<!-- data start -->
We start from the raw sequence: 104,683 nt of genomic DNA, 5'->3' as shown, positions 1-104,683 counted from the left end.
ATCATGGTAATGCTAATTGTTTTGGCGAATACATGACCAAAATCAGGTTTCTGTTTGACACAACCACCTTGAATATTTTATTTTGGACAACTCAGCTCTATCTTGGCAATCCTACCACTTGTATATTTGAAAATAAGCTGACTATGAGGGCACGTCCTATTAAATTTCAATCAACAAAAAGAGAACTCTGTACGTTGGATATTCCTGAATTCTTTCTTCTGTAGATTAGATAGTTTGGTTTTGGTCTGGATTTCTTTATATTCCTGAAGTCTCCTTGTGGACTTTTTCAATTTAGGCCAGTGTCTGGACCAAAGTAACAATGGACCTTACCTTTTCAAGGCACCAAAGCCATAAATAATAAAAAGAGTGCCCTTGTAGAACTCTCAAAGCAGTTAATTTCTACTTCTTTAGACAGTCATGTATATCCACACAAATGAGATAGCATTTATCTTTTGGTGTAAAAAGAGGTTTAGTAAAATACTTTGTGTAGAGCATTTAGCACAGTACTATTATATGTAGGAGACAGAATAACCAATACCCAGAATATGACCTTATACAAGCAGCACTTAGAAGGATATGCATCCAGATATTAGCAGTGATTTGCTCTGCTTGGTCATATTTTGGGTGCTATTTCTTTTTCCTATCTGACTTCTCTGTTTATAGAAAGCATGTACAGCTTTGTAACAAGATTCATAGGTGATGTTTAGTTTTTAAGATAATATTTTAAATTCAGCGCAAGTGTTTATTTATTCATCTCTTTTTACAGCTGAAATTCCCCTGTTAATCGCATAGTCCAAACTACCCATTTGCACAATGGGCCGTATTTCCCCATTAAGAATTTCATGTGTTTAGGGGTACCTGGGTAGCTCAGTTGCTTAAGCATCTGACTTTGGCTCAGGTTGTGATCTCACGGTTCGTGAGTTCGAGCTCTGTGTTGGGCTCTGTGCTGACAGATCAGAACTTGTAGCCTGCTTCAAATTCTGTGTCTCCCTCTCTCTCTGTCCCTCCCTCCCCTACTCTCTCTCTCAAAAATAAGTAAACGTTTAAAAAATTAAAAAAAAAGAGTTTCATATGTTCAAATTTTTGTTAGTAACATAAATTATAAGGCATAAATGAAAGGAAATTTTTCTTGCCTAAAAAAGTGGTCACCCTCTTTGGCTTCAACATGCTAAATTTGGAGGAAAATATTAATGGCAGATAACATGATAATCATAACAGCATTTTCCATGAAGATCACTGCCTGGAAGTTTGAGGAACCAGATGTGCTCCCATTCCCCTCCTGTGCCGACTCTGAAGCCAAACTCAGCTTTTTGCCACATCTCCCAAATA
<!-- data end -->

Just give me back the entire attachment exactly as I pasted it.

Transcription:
We start from the raw sequence: 104,683 nt of genomic DNA, 5'->3' as shown, positions 1-104,683 counted from the left end.
ATCATGGTAATGCTAATTGTTTTGGCGAATACATGACCAAAATCAGGTTTCTGTTTGACACAACCACCTTGAATATTTTATTTTGGACAACTCAGCTCTATCTTGGCAATCCTACCACTTGTATATTTGAAAATAAGCTGACTATGAGGGCACGTCCTATTAAATTTCAATCAACAAAAAGAGAACTCTGTACGTTGGATATTCCTGAATTCTTTCTTCTGTAGATTAGATAGTTTGGTTTTGGTCTGGATTTCTTTATATTCCTGAAGTCTCCTTGTGGACTTTTTCAATTTAGGCCAGTGTCTGGACCAAAGTAACAATGGACCTTACCTTTTCAAGGCACCAAAGCCATAAATAATAAAAAGAGTGCCCTTGTAGAACTCTCAAAGCAGTTAATTTCTACTTCTTTAGACAGTCATGTATATCCACACAAATGAGATAGCATTTATCTTTTGGTGTAAAAAGAGGTTTAGTAAAATACTTTGTGTAGAGCATTTAGCACAGTACTATTATATGTAGGAGACAGAATAACCAATACCCAGAATATGACCTTATACAAGCAGCACTTAGAAGGATATGCATCCAGATATTAGCAGTGATTTGCTCTGCTTGGTCATATTTTGGGTGCTATTTCTTTTTCCTATCTGACTTCTCTGTTTATAGAAAGCATGTACAGCTTTGTAACAAGATTCATAGGTGATGTTTAGTTTTTAAGATAATATTTTAAATTCAGCGCAAGTGTTTATTTATTCATCTCTTTTTACAGCTGAAATTCCCCTGTTAATCGCATAGTCCAAACTACCCATTTGCACAATGGGCCGTATTTCCCCATTAAGAATTTCATGTGTTTAGGGGTACCTGGGTAGCTCAGTTGCTTAAGCATCTGACTTTGGCTCAGGTTGTGATCTCACGGTTCGTGAGTTCGAGCTCTGTGTTGGGCTCTGTGCTGACAGATCAGAACTTGTAGCCTGCTTCAAATTCTGTGTCTCCCTCTCTCTCTGTCCCTCCCTCCCCTACTCTCTCTCTCAAAAATAAGTAAACGTTTAAAAAATTAAAAAAAAAGAGTTTCATATGTTCAAATTTTTGTTAGTAACATAAATTATAAGGCATAAATGAAAGGAAATTTTTCTTGCCTAAAAAAGTGGTCACCCTCTTTGGCTTCAACATGCTAAATTTGGAGGAAAATATTAATGGCAGATAACATGATAATCATAACAGCATTTTCCATGAAGATCACTGCCTGGAAGTTTGAGGAACCAGATGTGCTCCCATTCCCCTCCTGTGCCGACTCTGAAGCCAAACTCAGCTTTTTGCCACATCTCCCAAATA